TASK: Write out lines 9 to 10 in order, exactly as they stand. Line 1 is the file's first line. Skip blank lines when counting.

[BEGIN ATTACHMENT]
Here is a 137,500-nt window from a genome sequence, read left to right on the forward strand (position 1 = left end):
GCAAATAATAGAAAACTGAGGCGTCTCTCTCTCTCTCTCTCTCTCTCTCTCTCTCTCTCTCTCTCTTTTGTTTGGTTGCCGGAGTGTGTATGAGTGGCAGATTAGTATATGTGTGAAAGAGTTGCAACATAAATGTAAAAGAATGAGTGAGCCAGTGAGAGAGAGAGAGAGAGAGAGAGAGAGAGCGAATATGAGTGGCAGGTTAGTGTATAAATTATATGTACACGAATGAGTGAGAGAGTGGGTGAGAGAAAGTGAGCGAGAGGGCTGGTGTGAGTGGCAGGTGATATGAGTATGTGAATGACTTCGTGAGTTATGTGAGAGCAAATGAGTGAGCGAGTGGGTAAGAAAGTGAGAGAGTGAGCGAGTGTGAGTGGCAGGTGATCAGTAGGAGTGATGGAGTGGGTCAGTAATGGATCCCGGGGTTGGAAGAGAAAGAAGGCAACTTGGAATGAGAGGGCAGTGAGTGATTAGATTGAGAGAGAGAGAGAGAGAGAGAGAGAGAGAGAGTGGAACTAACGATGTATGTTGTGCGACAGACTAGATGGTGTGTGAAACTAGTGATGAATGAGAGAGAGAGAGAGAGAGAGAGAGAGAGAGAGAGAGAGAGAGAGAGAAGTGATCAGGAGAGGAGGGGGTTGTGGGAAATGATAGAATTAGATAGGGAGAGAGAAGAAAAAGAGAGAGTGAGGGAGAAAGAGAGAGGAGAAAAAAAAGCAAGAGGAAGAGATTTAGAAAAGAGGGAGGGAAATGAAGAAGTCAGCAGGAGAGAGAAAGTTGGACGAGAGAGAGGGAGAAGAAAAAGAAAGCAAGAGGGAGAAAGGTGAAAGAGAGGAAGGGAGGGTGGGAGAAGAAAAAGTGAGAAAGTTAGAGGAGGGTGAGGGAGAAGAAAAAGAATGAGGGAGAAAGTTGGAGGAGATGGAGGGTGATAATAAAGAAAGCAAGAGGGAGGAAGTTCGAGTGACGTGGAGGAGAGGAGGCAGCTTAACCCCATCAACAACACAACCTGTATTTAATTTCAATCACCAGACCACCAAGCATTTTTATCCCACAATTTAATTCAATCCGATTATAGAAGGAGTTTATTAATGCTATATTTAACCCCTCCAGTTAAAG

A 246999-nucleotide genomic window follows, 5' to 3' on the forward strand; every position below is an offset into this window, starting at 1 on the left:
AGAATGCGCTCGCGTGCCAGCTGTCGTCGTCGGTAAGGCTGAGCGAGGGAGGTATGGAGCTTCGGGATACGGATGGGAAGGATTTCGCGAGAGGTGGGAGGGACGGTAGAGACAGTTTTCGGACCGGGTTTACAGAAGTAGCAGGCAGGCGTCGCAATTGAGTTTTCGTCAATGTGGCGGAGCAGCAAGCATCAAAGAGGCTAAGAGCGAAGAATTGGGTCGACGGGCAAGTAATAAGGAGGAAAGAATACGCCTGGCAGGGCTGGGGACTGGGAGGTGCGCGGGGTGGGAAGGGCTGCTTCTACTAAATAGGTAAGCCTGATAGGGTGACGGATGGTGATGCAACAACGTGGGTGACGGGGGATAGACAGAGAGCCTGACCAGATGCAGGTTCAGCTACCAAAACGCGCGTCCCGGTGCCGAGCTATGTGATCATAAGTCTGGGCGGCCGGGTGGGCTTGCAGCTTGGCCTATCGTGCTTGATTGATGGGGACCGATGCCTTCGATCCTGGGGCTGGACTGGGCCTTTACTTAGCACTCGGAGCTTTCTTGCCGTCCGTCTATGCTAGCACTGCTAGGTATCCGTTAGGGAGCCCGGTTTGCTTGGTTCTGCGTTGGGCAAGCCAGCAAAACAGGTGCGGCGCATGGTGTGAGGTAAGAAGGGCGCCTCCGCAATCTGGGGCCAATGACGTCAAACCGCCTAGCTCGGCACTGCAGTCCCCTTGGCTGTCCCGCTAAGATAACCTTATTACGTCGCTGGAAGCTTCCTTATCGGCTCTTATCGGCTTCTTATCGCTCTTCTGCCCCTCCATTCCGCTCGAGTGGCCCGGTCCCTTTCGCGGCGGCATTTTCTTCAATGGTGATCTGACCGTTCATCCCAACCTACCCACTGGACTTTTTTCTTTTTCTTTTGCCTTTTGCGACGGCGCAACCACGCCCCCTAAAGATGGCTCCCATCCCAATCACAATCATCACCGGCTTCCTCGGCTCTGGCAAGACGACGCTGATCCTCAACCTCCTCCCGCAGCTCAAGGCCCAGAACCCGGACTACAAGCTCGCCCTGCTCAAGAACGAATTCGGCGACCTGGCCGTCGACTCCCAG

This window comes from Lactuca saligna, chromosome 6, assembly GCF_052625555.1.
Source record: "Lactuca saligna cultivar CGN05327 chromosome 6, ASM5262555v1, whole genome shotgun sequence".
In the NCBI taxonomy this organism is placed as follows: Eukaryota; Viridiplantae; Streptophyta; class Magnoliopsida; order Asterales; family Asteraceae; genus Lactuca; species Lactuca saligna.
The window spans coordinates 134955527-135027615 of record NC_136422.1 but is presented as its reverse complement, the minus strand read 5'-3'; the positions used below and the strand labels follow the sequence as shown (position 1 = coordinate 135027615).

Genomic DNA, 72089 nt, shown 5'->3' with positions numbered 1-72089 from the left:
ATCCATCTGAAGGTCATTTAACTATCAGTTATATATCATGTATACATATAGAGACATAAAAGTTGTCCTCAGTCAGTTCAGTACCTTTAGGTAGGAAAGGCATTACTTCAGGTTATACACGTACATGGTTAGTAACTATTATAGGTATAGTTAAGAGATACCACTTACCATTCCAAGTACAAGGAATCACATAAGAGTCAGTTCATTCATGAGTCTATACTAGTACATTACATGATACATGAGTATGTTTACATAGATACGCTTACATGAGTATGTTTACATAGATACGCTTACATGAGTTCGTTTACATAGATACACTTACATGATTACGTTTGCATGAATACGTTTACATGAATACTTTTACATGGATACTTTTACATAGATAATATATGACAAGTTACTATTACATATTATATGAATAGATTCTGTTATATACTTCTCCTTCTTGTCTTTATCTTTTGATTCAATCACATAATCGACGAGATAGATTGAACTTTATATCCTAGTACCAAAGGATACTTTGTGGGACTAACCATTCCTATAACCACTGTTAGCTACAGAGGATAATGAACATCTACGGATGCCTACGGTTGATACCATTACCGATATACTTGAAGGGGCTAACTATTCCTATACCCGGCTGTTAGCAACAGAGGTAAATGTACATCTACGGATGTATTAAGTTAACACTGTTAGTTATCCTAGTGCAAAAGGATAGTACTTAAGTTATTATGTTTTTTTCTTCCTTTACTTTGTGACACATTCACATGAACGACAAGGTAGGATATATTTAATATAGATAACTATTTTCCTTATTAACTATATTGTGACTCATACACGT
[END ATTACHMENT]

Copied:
Genomic DNA, 72089 nt, shown 5'->3' with positions numbered 1-72089 from the left:
ATCCATCTGAAGGTCATTTAACTATCAGTTATATATCATGTATACATATAGAGACATAAAAGTTGTCCTCAGTCAGTTCAGTACCTTTAGGTAGGAAAGGCATTACTTCAGGTTATACACGTACATGGTTAGTAACTATTATAGGTATAGTTAAGAGATACCACTTACCATTCCAAGTACAAGGAATCACATAAGAGTCAGTTCATTCATGAGTCTATACTAGTACATTACATGATACATGAGTATGTTTACATAGATACGCTTACATGAGTATGTTTACATAGATACGCTTACATGAGTTCGTTTACATAGATACACTTACATGATTACGTTTGCATGAATACGTTTACATGAATACTTTTACATGGATACTTTTACATAGATAATATATGACAAGTTACTATTACATATTATATGAATAGATTCTGTTATATACTTCTCCTTCTTGTCTTTATCTTTTGATTCAATCACATAATCGACGAGATAGATTGAACTTTATATCCTAGTACCAAAGGATACTTTGTGGGACTAACCATTCCTATAACCACTGTTAGCTACAGAGGATAATGAACATCTACGGATGCCTACGGTTGATACCATTACCGATATACTTGAAGGGGCTAACTATTCCTATACCCGGCTGTTAGCAACAGAGGTAAATGTACATCTACGGATGTATTAAGTTAACACTGTTAGTTATCCTAGTGCAAAAGGATAGTACTTAAGTTATTATGTTTTTTTCTTCCTTTACTTTGTGACACATTCACATGAACGACAAGGTAGGATATATTTAATATAGATAACTATTTTCCTTATTAACTATATTGTGACTCATACACGT